Health and Wellness

'Eternals' star Kumail Nanjiani ate 'almost no carbs' or sugar for a year to prep for Marvel movie

Kumail Nanjiani on Bravo's "Watch What Happens Live With Andy Cohen." -- (Photo by: Charles Sykes/Bravo/NBCU Photo Bank/NBCUniversal via Getty Images)
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Most people know Kumail Nanjiani as computer coder Dinesh on HBO's "Silicon Valley." But over the past year, the star has transformed his body to play swordsman Kingo Sunen in the upcoming Marvel movie, "The Eternals," thanks to a super strict diet and fitness routine.

"I found out a year ago I was going to be in Marvel's 'Eternals' and decided I wanted to transform how I looked," Nanjiani, 41, wrote in an Instagram caption Dec. 16.

And that's exactly what he did.

Nanjiani worked with "the best trainers and nutritionists paid for by the biggest studio in the world," according to his Instagram post.

And while he has "sort of learn[ed] to enjoy" the daily workouts, "the diet is the hardest thing," he said on ABC's "Jimmy Kimmel Live" on Friday.

Nanjiani cut out all refined sugars (like table sugar and high fructose corn syrup) from his diet, though he still ate fruit (which contains natural sugar or fructose).

And for the year, "I've had almost no carbs at all," Nanjiani told Kimmel. 

From Monday through Friday, Nanjiani would eat a very low-carb diet, and then "over the weekend, you eat as much as you want," he told Men's Health Australia in November.

One of Nanjiani's trainers, David Higgins, encouraged him to have a "cheat meal" on the weekend. His favorite indulgent, carb-laden meal is Pakistani food, including "biryani, naan bread and tons of rice," he said

Nanjiani also received "delicious and healthy meals" from Matthews Street Catering, a catering business that services the film industry, he wrote on Instagram.

As for fitness, Nanjiani had been casually exercising with trainer Lance Callahan for six years, but he amped things up before filming. He also started exercising with Grant Roberts, a Canadian trainer who's known for training celebrities before physically demanding roles, including Hilary Swank ahead of "Million Dollar Baby."

Roberts "made me understand true physical pain for months and months," Nanjiani wrote on Instagram. Their routines consisted of lifting weights and using electronic stimulation (aka "e-stim") technology, which allows you to target a muscle and increase the contractions during an exercise.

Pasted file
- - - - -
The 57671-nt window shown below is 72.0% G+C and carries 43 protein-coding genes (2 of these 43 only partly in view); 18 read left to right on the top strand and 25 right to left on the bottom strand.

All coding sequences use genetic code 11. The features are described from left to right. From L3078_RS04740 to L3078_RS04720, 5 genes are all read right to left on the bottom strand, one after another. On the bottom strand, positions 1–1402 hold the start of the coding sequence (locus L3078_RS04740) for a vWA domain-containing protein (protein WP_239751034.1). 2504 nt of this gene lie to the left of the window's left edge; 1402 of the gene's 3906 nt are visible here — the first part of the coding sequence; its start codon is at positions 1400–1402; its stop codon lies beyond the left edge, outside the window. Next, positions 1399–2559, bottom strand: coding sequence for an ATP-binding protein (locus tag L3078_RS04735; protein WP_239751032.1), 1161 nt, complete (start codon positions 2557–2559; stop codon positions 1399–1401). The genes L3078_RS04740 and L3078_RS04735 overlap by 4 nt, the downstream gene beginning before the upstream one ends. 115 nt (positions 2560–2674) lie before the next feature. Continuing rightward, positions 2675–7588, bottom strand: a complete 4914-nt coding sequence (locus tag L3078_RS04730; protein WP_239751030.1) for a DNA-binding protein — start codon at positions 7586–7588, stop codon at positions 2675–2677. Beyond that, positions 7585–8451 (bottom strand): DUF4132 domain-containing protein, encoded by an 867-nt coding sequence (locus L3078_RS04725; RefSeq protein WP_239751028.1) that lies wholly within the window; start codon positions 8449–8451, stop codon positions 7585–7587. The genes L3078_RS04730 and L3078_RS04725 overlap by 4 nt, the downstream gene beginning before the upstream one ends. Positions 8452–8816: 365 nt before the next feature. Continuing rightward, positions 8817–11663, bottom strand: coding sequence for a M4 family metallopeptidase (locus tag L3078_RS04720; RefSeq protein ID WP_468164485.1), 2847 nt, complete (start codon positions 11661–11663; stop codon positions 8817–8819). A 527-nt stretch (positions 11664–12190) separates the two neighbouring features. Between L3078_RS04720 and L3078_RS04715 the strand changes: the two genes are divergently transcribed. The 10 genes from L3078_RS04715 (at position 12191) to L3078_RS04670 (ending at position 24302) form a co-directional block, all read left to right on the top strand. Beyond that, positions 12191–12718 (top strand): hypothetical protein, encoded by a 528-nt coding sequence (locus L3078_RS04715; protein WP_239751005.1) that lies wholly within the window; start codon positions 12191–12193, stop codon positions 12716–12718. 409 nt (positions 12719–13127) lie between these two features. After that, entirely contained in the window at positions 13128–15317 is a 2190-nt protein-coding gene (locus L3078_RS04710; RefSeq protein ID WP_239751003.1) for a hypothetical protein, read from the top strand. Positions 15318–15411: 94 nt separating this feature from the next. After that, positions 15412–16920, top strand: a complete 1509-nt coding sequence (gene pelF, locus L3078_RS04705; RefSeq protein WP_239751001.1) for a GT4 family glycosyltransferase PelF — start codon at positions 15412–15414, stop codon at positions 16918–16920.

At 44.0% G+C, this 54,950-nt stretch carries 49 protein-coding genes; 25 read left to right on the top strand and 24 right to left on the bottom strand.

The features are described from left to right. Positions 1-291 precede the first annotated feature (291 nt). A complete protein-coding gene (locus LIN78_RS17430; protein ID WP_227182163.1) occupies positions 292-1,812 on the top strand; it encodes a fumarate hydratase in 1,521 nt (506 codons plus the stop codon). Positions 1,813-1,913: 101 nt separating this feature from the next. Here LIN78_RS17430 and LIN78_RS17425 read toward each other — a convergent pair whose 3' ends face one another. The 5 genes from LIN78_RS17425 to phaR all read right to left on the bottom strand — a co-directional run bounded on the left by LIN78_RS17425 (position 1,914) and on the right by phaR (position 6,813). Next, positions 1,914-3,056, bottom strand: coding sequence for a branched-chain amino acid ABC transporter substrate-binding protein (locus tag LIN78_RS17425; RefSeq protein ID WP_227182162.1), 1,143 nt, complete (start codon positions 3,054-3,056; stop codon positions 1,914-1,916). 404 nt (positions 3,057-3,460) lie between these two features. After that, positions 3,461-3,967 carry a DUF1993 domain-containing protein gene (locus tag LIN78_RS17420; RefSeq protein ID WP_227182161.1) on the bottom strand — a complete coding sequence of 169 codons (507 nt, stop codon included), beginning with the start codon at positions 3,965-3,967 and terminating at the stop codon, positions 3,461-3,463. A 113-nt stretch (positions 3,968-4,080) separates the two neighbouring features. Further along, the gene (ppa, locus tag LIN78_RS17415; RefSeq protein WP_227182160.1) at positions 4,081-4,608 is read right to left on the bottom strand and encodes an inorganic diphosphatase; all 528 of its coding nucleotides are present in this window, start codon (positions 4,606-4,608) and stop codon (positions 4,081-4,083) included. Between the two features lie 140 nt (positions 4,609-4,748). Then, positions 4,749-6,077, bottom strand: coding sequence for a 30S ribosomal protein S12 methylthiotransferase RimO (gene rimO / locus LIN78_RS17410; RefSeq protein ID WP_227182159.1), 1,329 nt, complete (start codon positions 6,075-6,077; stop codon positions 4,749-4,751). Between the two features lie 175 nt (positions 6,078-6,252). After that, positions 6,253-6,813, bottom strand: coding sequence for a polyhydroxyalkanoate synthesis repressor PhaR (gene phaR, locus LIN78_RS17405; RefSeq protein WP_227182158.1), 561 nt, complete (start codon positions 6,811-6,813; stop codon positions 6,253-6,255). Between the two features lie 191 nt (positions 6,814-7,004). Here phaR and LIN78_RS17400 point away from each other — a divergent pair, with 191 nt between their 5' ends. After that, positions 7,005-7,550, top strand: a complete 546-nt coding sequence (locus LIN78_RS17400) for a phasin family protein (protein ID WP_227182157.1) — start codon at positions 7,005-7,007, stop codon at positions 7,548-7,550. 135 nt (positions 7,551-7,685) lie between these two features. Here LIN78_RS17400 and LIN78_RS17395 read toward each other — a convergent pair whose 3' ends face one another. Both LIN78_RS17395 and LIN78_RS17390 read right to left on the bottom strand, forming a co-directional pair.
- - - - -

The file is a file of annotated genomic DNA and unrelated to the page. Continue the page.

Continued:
Almost every day while filming, Nanjiani would work out with Higgins. Their workouts helped him get "strong, limber and injury free," he wrote in the caption. "I can almost touch my toes now."

In addition to the physical payoff, Nanjiani said he got hooked on the mental benefits of exercise. "When I'm exercising, I'm not thinking about anything else," Nanjiani told Men's Health Australia. "It's like meditation."

Nanjiani acknowledged, however, that this routine isn't sustainable. "I wish it was just like a video game where you just, like, hit 'save' and then like, alright, now I look like this every day," he told Kimmel.

Nor is his routine realistic for most people who don't have a movie budget to devote to health and fitness. "I'm glad I look like this, but I also understand why I never did before," Nanjiani wrote. "It would have been impossible without these resources and time."

Nanjiani isn't the only celebrity to ditch carbs to get in shape for an action role. Fellow action movie star Linda Hamilton said in October that she didn't eat carbs for a year while training for her role in "Terminator: Dark Fate."

And rigid, low-carb diets have gained popularity recently, with many celebrities praising the high-fat, high-protein and extremely low-carb ketogenic diet.

However, while diets that restrict carbohydrates (typically "low carb" means 20 to 60 grams a day) have been shown to lead to weight loss, severely limiting carbs can lead to side effects, like headaches, weakness, fatigue and muscle cramps, according to the Mayo Clinic.

And researchers aren't sure what the side effects of following a low-carb diet would be for a period longer than a few weeks. A 2018 study suggests the long-term risks outweigh that benefit.

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